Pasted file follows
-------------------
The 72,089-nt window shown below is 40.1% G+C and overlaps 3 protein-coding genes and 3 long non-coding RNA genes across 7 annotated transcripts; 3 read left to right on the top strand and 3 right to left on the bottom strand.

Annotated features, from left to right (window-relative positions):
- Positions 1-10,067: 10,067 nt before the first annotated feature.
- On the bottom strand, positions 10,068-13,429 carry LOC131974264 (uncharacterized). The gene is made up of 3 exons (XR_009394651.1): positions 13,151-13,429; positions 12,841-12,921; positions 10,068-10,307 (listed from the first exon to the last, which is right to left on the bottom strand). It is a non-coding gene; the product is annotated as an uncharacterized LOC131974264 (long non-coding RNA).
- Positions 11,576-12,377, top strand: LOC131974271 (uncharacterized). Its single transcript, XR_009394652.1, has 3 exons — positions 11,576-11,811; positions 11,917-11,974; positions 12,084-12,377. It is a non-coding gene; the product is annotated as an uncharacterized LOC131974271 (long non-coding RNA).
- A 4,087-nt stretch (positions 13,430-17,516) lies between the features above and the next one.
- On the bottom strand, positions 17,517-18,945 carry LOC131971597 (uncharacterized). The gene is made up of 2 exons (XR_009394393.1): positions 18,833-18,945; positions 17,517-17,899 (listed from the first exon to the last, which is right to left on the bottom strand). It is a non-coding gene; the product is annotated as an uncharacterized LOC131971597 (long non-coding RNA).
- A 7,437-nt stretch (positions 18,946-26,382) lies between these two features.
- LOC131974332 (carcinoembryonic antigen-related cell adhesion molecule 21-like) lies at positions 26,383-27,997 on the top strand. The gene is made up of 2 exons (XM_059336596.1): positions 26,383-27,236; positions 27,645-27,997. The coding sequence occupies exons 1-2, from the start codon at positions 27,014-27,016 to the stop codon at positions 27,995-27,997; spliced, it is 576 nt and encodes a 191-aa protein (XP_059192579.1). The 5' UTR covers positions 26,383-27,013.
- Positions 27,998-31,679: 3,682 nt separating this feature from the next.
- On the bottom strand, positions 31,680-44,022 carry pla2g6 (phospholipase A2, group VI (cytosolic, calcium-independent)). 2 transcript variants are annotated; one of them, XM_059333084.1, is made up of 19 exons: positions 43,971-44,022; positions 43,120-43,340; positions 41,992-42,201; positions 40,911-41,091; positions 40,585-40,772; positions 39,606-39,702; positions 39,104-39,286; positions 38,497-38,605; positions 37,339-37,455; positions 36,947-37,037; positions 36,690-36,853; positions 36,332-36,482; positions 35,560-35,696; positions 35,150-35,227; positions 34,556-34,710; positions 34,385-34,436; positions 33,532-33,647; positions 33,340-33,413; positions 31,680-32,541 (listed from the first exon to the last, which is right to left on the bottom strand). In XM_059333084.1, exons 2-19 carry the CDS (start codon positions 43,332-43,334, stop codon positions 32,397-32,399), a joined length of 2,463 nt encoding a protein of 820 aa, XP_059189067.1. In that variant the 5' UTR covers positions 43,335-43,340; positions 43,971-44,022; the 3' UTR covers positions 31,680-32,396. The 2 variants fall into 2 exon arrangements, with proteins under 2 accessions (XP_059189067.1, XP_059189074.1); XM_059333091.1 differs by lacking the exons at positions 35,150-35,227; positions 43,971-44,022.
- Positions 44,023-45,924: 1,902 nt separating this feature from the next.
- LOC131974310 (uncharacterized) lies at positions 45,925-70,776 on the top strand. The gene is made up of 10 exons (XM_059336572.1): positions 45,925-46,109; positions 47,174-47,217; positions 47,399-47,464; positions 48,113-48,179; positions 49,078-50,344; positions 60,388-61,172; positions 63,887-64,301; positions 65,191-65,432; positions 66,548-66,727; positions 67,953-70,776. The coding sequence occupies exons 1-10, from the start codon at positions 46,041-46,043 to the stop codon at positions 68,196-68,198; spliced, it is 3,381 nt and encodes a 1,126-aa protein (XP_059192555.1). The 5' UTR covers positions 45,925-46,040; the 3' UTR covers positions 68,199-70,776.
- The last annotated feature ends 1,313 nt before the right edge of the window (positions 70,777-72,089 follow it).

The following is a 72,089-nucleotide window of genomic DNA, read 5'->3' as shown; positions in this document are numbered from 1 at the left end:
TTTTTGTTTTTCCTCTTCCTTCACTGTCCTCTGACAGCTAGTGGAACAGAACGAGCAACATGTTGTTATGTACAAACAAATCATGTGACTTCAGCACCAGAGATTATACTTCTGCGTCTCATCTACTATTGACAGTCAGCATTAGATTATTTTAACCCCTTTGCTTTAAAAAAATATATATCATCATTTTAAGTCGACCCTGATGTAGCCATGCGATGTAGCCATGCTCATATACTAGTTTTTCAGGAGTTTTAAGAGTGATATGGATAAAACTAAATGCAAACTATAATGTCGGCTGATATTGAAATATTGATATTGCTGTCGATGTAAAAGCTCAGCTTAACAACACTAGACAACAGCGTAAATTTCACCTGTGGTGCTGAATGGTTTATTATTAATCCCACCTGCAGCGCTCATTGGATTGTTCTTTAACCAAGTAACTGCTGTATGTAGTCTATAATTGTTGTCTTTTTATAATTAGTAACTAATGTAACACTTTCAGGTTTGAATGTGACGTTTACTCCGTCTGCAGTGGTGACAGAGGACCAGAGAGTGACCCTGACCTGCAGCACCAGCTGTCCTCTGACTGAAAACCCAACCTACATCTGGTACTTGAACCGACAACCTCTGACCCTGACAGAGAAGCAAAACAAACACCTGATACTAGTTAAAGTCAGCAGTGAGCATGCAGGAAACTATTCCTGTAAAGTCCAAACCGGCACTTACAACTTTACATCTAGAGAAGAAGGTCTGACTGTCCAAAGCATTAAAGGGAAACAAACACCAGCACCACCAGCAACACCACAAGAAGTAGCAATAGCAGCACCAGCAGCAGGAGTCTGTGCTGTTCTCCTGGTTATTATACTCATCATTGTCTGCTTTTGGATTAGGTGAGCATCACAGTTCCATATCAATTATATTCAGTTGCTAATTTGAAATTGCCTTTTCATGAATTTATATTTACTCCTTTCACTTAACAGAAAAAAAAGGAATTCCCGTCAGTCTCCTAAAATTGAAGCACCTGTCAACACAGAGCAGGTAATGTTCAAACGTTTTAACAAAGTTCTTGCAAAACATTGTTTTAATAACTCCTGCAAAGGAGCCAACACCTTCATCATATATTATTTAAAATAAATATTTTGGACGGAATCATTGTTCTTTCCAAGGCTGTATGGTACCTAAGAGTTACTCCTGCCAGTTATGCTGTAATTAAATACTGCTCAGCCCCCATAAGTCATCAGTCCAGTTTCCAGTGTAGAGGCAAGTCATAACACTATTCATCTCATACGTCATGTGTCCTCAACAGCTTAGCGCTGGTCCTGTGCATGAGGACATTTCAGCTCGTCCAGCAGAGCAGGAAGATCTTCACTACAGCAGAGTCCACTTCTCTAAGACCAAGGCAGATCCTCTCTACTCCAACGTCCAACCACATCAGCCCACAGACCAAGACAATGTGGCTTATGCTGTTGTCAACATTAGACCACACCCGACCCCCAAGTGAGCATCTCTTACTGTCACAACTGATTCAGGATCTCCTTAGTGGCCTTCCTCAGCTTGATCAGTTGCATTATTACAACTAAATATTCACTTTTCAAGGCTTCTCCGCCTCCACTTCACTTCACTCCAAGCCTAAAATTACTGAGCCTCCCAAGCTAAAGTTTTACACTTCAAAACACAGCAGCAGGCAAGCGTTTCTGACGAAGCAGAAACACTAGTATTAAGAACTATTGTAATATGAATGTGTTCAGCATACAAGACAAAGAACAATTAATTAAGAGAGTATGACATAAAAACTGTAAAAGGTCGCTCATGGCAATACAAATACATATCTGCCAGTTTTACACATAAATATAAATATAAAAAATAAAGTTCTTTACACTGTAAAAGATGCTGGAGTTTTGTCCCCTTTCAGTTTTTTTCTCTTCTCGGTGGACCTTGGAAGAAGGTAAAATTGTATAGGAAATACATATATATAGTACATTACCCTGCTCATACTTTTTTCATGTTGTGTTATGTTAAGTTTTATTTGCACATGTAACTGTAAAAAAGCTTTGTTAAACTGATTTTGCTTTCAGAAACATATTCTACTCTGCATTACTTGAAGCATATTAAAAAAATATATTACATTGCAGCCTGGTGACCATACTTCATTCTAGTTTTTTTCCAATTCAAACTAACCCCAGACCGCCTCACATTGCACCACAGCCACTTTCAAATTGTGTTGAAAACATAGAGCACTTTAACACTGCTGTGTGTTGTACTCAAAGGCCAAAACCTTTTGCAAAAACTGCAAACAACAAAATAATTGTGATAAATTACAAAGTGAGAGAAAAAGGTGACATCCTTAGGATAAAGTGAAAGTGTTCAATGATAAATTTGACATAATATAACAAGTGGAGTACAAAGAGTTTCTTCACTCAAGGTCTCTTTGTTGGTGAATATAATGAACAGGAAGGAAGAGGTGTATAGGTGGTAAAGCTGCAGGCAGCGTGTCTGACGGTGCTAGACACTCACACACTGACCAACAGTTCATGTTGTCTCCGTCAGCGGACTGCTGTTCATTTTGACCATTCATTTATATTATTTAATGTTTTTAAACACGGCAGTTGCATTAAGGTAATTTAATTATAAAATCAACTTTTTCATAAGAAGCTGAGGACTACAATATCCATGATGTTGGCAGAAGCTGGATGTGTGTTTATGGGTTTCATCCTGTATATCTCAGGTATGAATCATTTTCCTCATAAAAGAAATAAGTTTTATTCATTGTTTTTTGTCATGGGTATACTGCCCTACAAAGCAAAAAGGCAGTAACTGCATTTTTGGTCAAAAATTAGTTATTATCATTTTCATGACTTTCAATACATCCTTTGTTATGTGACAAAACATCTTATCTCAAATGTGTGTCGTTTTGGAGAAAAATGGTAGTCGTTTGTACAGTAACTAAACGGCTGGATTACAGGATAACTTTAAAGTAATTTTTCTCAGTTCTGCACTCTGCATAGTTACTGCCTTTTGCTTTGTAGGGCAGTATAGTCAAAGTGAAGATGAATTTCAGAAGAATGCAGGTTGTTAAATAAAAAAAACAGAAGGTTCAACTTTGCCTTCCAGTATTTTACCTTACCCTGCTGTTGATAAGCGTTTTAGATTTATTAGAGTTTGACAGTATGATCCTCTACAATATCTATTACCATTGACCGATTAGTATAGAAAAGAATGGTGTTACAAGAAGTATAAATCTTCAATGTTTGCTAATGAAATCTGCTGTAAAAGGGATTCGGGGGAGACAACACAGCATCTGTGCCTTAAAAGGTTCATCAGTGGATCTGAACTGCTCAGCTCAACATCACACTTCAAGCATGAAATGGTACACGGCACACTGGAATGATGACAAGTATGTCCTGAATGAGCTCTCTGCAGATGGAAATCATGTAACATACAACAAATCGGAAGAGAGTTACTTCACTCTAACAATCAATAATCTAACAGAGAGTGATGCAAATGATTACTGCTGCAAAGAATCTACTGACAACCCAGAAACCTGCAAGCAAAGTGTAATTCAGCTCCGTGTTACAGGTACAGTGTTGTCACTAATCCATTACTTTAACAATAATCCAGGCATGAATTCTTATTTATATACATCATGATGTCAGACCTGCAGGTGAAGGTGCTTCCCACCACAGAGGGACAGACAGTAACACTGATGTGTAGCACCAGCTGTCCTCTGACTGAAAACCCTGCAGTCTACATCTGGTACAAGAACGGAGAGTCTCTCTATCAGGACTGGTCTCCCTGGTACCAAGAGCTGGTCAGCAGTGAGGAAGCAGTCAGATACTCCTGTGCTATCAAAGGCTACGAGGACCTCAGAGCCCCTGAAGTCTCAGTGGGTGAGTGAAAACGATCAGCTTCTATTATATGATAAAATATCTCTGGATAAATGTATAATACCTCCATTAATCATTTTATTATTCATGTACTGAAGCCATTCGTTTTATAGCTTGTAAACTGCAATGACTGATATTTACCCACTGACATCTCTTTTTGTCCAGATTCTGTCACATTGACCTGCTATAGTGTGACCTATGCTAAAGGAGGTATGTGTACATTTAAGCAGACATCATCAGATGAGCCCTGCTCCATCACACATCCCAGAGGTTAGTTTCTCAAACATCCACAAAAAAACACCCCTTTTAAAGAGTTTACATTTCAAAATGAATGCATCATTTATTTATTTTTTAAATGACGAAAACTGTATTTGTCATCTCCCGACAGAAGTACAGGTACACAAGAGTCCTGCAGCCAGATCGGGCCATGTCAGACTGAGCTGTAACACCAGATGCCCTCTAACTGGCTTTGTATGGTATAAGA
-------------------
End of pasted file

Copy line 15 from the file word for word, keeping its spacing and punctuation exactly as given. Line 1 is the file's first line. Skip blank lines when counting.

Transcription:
The following is a 72,089-nucleotide window of genomic DNA, read 5'->3' as shown; positions in this document are numbered from 1 at the left end: